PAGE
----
Eric, on making lemonade out of an MVP lemon: The great thing about an MVP is that if customers don’t like it, but they care enough to complain, that’s actually great news. Most of the time when you do an MVP, no one even notices. Zero customers show up. You have “launch day” and then nothing happens, because your value proposition is so wrong that no one cares. So that doesn’t harm the brand. If people complain but you kept the scale of the product small–and MVP is about containing the scope of the experimentation so that the cost of failure is low–then you can make it right for those customers that complain. Like, you can send them a hand-engraved letter press apology. Every single one. Personally delivered to their house. By you. If that ever happens.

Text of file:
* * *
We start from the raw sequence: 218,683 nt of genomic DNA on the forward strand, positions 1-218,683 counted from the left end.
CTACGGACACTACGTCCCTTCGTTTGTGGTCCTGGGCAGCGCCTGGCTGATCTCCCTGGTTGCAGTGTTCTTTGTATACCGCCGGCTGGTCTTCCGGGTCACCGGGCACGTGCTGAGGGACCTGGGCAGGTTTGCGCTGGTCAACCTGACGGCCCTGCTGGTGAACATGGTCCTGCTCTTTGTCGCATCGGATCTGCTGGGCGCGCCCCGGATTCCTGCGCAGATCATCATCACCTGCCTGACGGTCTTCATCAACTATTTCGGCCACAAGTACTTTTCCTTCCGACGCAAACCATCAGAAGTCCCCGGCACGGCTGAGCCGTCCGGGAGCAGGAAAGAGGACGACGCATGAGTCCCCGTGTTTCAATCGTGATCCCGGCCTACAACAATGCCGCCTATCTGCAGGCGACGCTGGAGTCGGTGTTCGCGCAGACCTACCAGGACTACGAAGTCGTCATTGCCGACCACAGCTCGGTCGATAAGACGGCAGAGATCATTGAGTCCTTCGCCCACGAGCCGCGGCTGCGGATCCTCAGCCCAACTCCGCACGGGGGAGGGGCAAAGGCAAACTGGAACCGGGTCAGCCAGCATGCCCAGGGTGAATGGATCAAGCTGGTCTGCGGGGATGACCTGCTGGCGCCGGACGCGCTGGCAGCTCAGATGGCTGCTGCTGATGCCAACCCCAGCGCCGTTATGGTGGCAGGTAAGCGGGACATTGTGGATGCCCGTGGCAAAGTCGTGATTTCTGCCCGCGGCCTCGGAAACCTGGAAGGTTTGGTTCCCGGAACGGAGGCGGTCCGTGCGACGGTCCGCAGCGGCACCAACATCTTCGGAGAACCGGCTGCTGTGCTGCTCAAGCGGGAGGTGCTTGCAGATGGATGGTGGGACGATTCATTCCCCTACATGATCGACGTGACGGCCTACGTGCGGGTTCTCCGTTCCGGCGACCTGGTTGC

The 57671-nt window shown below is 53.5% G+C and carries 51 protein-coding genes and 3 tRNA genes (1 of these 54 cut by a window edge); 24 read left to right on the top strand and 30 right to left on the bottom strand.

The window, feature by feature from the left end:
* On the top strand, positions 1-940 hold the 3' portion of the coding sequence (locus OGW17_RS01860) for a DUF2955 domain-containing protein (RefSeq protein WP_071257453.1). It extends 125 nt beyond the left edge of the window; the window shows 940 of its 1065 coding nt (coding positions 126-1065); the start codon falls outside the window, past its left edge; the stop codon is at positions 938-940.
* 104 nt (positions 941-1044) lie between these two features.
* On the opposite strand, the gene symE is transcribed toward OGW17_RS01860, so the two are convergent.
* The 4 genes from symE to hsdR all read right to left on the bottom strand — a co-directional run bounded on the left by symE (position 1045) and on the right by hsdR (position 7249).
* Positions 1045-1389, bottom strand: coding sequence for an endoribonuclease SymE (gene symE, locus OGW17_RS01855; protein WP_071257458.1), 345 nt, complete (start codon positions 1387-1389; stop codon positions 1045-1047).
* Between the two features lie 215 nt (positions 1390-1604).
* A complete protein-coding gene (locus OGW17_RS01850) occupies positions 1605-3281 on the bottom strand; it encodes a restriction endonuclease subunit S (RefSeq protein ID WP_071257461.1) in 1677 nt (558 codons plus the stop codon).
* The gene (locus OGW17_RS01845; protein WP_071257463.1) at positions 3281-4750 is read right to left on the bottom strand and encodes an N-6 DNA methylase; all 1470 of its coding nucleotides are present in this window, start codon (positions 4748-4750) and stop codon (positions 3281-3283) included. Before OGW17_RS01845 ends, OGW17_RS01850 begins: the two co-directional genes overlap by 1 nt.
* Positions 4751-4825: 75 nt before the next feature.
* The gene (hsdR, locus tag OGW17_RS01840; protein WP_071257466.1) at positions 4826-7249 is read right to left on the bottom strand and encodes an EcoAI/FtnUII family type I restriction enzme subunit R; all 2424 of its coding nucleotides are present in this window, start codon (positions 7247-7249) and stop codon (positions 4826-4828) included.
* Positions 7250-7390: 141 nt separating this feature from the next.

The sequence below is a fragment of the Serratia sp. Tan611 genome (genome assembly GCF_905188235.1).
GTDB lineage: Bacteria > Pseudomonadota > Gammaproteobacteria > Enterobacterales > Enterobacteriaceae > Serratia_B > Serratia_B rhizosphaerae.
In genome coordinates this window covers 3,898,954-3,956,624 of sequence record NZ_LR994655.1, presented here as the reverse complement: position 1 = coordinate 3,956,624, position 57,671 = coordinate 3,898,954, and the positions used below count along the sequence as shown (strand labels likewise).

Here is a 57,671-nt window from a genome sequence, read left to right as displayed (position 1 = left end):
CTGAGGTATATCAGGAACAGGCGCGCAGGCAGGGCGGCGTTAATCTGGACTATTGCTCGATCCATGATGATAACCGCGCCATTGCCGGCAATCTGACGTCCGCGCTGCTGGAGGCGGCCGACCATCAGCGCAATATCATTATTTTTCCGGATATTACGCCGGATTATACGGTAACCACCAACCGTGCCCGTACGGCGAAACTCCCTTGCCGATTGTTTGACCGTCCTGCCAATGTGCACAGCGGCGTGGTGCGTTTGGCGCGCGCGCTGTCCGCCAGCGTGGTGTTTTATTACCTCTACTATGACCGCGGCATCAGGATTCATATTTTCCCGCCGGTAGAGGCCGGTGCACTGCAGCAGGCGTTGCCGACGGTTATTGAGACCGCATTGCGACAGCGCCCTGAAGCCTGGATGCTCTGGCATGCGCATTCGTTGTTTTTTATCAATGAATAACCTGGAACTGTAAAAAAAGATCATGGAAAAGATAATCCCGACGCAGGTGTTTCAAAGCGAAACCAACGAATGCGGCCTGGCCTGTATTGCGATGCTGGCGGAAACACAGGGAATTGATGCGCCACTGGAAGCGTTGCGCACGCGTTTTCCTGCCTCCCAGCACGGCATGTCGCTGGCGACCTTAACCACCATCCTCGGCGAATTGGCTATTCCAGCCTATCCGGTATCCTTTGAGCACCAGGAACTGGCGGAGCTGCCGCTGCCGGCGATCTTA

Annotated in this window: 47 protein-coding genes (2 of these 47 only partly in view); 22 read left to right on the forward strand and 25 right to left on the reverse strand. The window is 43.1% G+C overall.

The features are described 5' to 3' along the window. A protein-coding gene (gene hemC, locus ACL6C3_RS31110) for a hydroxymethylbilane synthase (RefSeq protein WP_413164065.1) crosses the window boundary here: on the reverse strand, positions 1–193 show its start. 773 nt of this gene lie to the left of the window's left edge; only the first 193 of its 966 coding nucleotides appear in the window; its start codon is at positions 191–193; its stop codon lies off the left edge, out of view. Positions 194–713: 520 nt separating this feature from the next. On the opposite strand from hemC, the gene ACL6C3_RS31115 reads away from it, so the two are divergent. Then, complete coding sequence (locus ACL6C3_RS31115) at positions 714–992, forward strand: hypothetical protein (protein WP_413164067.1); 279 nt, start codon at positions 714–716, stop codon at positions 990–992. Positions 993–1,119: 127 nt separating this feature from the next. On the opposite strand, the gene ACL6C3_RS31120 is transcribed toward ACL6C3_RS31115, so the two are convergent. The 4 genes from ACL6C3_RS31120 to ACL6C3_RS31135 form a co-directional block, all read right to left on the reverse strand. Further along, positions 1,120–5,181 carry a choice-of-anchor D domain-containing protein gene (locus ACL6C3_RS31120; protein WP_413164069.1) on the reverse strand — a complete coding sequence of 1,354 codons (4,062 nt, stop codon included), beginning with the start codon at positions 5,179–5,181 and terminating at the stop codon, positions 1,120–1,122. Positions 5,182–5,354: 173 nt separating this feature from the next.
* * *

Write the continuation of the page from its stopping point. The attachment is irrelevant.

So how do you start a Lean Startup practice where you actually work? Patrick, Eric, and Brant all talked, in response to audience questions, about the importance of individual actors within corporations deciding to, as Patrick put it, “be subversive.”
Brant: Changing the culture is what’s needed and it’s hard and it takes time. And so I think if you’re a person inside of an organization that is ready for this type of stuff, the first thing you should do is go find like-minded people, and that’s actually how you start the process…. I’m not saying go do something that’s going to get you in trouble, but you can’t wait for some magic to happen, for some external force that says ok, now this company is prepared for Lean Startup culture. You actually have to go and make the change yourself.